Sexual Harassment and Hostile Work Environment

by Chris Kuhlman on December 29, 2015

The Minnesota Human Rights Act and Title VII of the Federal Civil Rights Act make it illegal for employers to discriminate against their employees because of their gender, which includes sexual harassment.

If sexual harassment in your workplace has become so pervasive that it has changed the nature of your working environment, making it intimidating, hostile, or offensive, you have protections under the law.  A hostile work environment can occur when a supervisor or an employee makes sexually inappropriate remarks or comments, inappropriately touches, or sends sexually suggestive emails, pictures, texts, that makes it unreasonably hard or difficult for an employee to perform hir or her job.

A court is more likely to decide that sexual harassment has made a work environment hostile if some of these factors are present:

Nature of the Conduct

  • The conduct is outright hostile or clearly offensive;
  • There is unwanted physical contact such as groping or grabbing;
  • The sexual language used by the harasser is particularly aggressive or insulting;
  • Supervisors, or others with power in the workplace, take part in the harassment; or if
  • More than one person is a victim of the sexual harassment

The Frequency of the Conduct

  • Courts will often look at how frequently the offensive conduct occurred. Conduct that happens on a daily basis is often considered more egregious than sexual harassment that occurs once a month;
  • More than one person is the harasser; or
  • there are multiple victims of sexual harassment.

If an employer fails to prevent a hostile work environment predicated on sexual harassment, they can be held liable and ordered to pay damages to victims of sexual harassment for their negligence in remedying the ongoing problem.  Courts and juries tend to award larger damages to victims of sexual harassment if the employee can show that he or she clearly reported the sexual harassment to the employer, and the employer still did nothing to make the harassment stop.

What to do if you have been subjected to a hostile work environment

If you or a loved one has been victimized by sexual harassment and subjected to a hostile work environment, it is important to keep a record of the ongoing harassment as well as any evidence of it such as pictures, e-mails, or text messages.  A journal of all of the sexual harassment that occurred can be very helpful in assisting your sexual harassment attorney in evaluating and pursuing a sexual harassment claim.  Once you have gathered your documentation, contact a Minnesota sexual harassment lawyer immediately.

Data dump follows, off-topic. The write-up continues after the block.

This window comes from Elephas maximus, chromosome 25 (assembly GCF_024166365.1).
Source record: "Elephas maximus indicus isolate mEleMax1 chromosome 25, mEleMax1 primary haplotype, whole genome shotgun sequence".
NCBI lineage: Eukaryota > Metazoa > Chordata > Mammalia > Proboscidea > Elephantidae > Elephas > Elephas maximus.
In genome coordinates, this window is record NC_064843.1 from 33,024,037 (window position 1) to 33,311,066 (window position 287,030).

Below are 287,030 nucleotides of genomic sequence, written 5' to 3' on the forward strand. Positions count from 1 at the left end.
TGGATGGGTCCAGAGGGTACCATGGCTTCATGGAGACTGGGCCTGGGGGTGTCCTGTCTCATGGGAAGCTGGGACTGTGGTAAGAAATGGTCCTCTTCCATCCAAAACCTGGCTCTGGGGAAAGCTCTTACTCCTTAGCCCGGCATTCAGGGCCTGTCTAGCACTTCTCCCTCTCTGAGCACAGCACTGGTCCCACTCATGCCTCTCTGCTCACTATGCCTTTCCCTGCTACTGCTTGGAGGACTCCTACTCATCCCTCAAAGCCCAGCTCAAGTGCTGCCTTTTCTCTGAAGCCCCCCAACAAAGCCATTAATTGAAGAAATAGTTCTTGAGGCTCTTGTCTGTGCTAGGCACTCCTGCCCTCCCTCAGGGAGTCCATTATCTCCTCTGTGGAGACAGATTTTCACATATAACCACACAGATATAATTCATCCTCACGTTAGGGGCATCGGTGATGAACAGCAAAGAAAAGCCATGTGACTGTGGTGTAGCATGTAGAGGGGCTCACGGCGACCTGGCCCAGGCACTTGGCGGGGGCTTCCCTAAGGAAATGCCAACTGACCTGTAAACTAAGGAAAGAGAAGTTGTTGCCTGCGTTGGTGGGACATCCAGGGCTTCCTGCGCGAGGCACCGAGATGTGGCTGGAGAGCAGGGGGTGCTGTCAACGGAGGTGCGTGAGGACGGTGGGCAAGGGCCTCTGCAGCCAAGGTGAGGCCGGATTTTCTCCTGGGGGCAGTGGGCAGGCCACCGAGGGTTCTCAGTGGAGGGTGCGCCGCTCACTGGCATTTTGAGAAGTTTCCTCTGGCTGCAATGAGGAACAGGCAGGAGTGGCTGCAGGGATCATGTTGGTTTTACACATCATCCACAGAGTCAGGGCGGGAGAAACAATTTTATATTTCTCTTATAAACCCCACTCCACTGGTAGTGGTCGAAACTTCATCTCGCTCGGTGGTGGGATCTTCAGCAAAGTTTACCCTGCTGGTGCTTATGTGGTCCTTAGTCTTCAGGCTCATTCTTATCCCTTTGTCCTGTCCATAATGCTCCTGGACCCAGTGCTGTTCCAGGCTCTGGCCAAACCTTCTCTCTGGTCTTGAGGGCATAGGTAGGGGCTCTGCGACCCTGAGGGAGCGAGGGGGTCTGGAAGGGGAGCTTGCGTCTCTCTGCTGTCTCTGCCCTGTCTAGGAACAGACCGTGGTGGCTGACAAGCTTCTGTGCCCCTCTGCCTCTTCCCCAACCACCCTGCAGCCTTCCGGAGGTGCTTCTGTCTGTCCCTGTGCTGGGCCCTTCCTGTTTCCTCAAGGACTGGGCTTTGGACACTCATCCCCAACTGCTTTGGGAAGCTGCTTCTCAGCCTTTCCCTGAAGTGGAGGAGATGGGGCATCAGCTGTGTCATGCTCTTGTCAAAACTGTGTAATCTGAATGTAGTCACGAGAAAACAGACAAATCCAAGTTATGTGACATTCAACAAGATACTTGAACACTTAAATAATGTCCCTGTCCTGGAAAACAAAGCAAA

In Minnesota, it is illegal for your employer to fire you because you reported sexual harassment

Often times, victims of hostile work environment fear that their boss or supervisor will retaliate against them or they will lose their job if they report sexual harassment or a hostile work environment.  Employees who report sexual harassment have job protection under both Title VII of the Federal Civil Rights Act and the Minnesota Human Rights Act.  If the employee and her lawyer can demonstrate that they were fired for reporting sexual harassment, the employee can bring a lawsuit on that basis alone and seek lost wages, future lost wages, emotional harm damages and punitive damages (damages to punish the employer for their violations of the law).

Don’t be a victim anymore.  Stand up for yourself and Take Action

If you or a loved one have been subjected to a hostile work environment through sexual harassment, the first step is to take action and decide not to be a victim anymore.  Call experienced Minnesota sexual harassment lawyer, Christopher Kuhlman at Kuhlman Law, PLLC today.  We have helped and fought aggressively for victims of sexual harassment to obtain the justice they deserve and to hold their employers accountable for the harm they have caused.  Contact us immediately as there are statutes of limitation which limit your ability to bring or pursue claims.  Call us today for a free and confidential consultation at (612) 349-2747.

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